As iron ore prices run hot, Creasy’s CZR banks $102 million Pilbara pay day
As iron ore prices surged above US$140/t late last year Chinese buyers zeroed in on one of a handful of development-ready assets in the Pilbara, offering top dollar to mop up two small mines which could sell 5Mtpa from WA’s North West Coast.
Two separate but seemingly conjoined companies under the moniker of Miracle Iron will pay a combined $122m to secure Strike Resources’ (ASX:SRK) Paulsens East project, which was briefly mined and shipped through the junior Utah Point Facility in Port Hedland a couple years ago and CZR Resources’ (ASX:CZR) larger Robe Mesa, an extension of Rio Tinto’s (ASX:RIO) Mesa F deposit at its Robe River JV.
Coming a week after Strike revealed the sale of its proposed 1.5Mtpa Paulsens East for $20.5m, Mark Creasy backed CZR (53% owned by the prospecting giant) announced the $102m sale of its 85% stake in the 33Mt Mesa F.
That’s 43c a share in cash and more than double its $47m market cap before trade started today. Cue a 40% plus gain.
CZR and Strike were partners with infrastructure firm CSL in a project to develop a new iron ore hub at the Port of Ashburton. A DFS last year suggested Robe Mesa – producing a low grade, low alumina and low phosphorous product akin to Fortescue’s (ASX:FMG) Super Special Fines blend which is currently in high demand in China – could ship 3.5Mtpa for four years before exporting 5Mtpa for another four years over an eight-year life.
An investment decision on a DSO operation commencing next year was due in the second half of 2024. But the deal will see CZR shareholders, including those who aren’t Creasy – currently deliberating on the sale of his 15% minority stake in the asset – see a return on their investment years earlier than they would have if they had to spend $109 million to build the thing.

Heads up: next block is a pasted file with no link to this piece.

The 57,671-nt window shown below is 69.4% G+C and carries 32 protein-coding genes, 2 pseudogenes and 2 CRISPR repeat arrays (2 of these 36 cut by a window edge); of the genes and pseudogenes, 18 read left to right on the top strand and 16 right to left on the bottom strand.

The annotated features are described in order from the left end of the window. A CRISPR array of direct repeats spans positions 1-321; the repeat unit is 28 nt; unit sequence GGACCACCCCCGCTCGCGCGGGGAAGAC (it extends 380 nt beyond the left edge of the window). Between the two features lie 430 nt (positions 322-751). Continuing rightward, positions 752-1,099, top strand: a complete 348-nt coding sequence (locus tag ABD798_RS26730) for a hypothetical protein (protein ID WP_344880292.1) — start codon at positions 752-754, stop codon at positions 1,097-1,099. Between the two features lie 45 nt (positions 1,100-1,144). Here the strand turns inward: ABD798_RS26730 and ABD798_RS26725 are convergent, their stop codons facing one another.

It is the latest example of the valuations those within the industry place on low grade iron ore assets as opposed to the market.
That is now a centrepiece of MinRes’ majority owned 35Mtpa Onslow Iron project, due to begin exports this year. Red Hill was worth $236m at the time — and that came after a 270% lift on the day of the deal, which enabled the Josh Pitt led company to become a regular dividend payer since.
When we got in touch about the sale CZR MD Stefan Murphy said no decision had been made yet on how the proceeds would be spent, with CZR continuing to hold exploration ground in the vicinity of De Grey Mining’s (ASX:DEG) Hemi gold discovery and Wildcat Resources’ Tabba Tabba lithium project, as well as Australian Vanadium (ASX:AVL) and Technology Metals Australia’s (ASX:TMT) Mid-West vanadium assets.
While Miracle Iron is based in Perth, including the involvement of Sino-Australian businessman Frank Yin, the deal will require Foreign Investment Review Board and Chinese outbound investment approval.
Parent company Shenzhan Naaojianglan Investment Co. Ltd is an investment subsidiary of titanium and iron ore producer Xinjing Jiangma Mining Corporation, which will pay 80% of the consideration on the completion of the deal and another 20% on the earlier of the first shipment or June 30 next year.
Murphy said the outlook for iron ore, including the forward curve, remained more attractive than analysts predicting prices to fall would suggest.
“Backwardation is not as big as what it has been over the past year or 24 months, so there’s still a lot of strength in the market,” he said.
“The property sector has been quite depressed in China … but there’s been very little drop in consumption and demand from steel mills.
“They have been focusing more on the lower grade products, closing up the margin between our product and a Pilbara Blend (Rio) or BHP (ASX:BHP) product.
“A lot of that steel’s being consumed in the manufacturing sector. Now as we start to see that stimulus coming into the property sector it’s not really anticipated we’re going to see too much reform in the iron ore price.”
According to its DFS, Robe Mesa will have a C1 cost per tonne of iron ore of US$49, against current prices in excess of US$130/t and a long term base case of US$90. While many low capex, high opex mines rose and fell in quicktime in the iron ore boom of 2021, those with lower cost bases were attractive to buyers, Murphy said.
“You need to come in at a lower cost base, that’s what we’ve been focused on and that’s why the port was such an important part of our planning,” he said.
“We’d be more than happy to take it and start production ourselves, but obviously when you get an offer which is twice you market cap you need to take that into consideration.”